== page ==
By Lucy James Abagi
With the trend of diverse social issues plaguing the world, the development sector has witnessed a steady rise of innovations including research and program designs. Existing organisations are looking for global solutions that are fundable and scalable for a diverse stream of donors whilst start-ups are struggling to match their innovations and ideas to a result-oriented framework which would attract big donors to support their grassroot efforts. International organisations and the donor community are seeking solutions that are people driven notwithstanding the area of available funding as sustainability is at the root of every funding ecosystem.
After years of studying the donor ecosystem, framework, interest and program design, I thought to share some few guidelines that will support start-up organisations in accessing funding for their innovation and keeping investors satisfied.
Are you salivating yet? Let’s start with this key point – ‘Grant money is not free money!’
There are incredibly huge responsibilities that come with donor funds, and the need to sustain the relationships. As a startup, you must be deliberate and intentional in your approach, just as you must equally keep a business mindset. Of course, all donors are business investors with stern requirements to ensure every penny translates to sustainable, tangible impacts.
Now, let’s break down the process.
The magic of resource mobilization rests solely on the power of ideation. The bulk of the work starts in reframing our thought process and thinking through different strategies that lead to a successful proposal. The thinking process, although very demanding, provides the pathway to synchronise an idea in line with the donor’s interest, mission, vision and resources. Personally, it takes me two – three weeks to conceptualize an idea. A lot of time needs to be invested into research, analysis and information gathering, as this helps answer the following questions about the problem you seek a solution for: “Is it a Novel, doable and affordable idea?” To answer this question, indepth research in line with your area of interest will further uncover diverse interventions carried out in your field and this will help mainstream your idea, identify gaps and provide a basement for your ideas to be adopted as an innovation amongst other existing platforms.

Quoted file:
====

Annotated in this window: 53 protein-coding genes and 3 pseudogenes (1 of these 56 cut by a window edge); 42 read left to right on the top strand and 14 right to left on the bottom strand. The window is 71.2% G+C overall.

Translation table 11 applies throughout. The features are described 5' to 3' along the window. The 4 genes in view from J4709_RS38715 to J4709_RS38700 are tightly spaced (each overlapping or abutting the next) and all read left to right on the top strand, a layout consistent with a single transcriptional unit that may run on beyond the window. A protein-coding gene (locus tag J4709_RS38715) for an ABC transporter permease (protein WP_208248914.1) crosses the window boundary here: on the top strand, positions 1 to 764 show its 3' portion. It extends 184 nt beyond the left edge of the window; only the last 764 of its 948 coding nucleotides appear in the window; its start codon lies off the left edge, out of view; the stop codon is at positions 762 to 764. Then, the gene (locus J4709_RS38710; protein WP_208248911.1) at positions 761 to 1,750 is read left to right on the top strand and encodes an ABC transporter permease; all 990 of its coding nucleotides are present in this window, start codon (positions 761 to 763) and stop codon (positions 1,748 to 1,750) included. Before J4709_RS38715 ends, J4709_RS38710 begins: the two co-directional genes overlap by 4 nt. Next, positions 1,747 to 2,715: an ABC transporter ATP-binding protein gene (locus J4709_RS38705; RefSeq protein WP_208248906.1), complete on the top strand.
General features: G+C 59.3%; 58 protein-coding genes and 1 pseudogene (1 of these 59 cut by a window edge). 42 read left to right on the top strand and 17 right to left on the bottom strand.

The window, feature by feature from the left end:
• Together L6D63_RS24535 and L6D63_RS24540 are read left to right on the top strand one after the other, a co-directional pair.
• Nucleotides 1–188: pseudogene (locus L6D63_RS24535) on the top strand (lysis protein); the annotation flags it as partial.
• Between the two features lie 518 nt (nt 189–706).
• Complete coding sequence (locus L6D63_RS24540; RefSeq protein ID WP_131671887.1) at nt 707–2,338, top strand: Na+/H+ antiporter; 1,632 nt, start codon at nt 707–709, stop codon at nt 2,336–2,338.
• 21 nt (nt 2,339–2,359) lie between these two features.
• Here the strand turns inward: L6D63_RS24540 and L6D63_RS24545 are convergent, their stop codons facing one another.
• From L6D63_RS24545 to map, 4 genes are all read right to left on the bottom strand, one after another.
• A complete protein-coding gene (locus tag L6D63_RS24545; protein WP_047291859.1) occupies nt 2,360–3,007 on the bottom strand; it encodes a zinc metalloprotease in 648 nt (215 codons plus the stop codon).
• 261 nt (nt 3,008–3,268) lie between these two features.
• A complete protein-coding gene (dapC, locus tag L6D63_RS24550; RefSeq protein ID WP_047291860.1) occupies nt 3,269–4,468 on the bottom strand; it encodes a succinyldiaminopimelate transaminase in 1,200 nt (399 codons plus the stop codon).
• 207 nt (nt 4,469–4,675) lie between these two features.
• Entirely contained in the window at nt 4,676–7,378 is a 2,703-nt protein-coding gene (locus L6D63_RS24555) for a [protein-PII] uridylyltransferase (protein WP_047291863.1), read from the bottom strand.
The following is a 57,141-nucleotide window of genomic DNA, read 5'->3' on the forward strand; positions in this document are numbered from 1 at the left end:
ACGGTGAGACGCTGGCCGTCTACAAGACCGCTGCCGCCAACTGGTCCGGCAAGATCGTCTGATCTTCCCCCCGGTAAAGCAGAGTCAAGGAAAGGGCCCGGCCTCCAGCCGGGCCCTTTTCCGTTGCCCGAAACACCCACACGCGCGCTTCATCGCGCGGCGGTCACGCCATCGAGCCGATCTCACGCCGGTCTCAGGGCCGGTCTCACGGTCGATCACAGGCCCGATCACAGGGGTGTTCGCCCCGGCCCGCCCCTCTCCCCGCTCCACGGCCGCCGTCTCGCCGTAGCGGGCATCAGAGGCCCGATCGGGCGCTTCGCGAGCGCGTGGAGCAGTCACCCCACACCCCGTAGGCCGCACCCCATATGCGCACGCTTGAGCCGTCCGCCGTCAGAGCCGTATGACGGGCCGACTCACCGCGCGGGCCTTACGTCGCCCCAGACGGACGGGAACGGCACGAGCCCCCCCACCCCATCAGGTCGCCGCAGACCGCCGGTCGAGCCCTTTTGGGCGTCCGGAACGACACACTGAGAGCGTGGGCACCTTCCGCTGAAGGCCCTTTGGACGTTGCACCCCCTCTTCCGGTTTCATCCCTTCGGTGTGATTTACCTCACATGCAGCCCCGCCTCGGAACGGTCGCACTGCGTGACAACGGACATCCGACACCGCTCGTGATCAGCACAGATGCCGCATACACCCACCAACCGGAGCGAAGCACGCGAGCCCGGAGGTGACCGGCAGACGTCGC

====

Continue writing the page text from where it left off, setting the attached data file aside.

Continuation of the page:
The Big Question- Who can fund my idea?
This takes you into another aspect of research where you would need to answer some more questions around the available donors and fundings that tie to your ideas and scope. At this stage you also need to be sure that your idea can actually be funded by a specifically identified donor. Remember that, at the conceptualization level, you should have been able to answer these questions: how much do I need for my idea? How much will my idea cost or what are the cost implications of my idea?
When you answer these questions at the conceptualization level, you will be able to identify funding ecosystems and donors that have the available resources that you need for your idea. It is important to note that you may not get the total amount of money that you need for the execution of your ideas so you may need to break down your ideas into stages or phases based on available funding.
Moreover, from my experience, most donors, especially if they have not worked with you before, would want to ensure that their risk analysis is within a controllable level. Hence, they may not fund a new or start-up organisation above $50,000-$100,000. Every donor would want to be sure that they are putting their money in the right place with systems and strategies that can manage their resources to achieve expected outcomes or results. Fundings received from any donor must be accounted for, as you are expected to show some level of transparency and accountability in the utilisation of every penny received and spent.
The Pencil Stage
Nothing is as frustrating as having a great idea but being deadpan when it comes to articulating it on paper – to attract funding. The act of writing a winning proposal comes with a clearly set up design that will stimulate the reader to fully assimilate and capture the idea of the writer and vividly understand laid out steps in achieving the result.
I have witnessed good thinkers and speakers who can barely interpret their thoughts into a readable and clear format. Here is a quick look at the composition of my proposal team at Connected Development. Busayo Morakinyo (BOM), is my thinking partner, great thinker and public speaker who possesses good ideation and presentation skills. BOM helps to frame our thought process and present a short pitch of this idea to prospective donors.
Kingsley Agu, comes with clear project implementation skills, he supervises the first draft of every proposal, giving a clear direction on the required steps to achieving the project goals. Other team members would always contribute in co-drafting, brainstorming, reviewing and setting the proposal in motion.
Hamzat Lawal- Hamzy- is our partnership and network guru. Hamzy’s role demands using his network to ensure these ideas are presented and submitted to identified donors. I am citing this here to paint the picture that a winning proposal demands teamwork. You need to build a composition of team members with multiple skills that will aid the smooth delivery of the proposal. Always keep in mind that a successful grant proposal is one that is carefully prepared, planned, and packaged.
In my next series, I will go deeper into the act of proposal writing. I encourage you to sign up for my class on Grant and Proposal Writing, as I will share more tips on writing a winning proposal.
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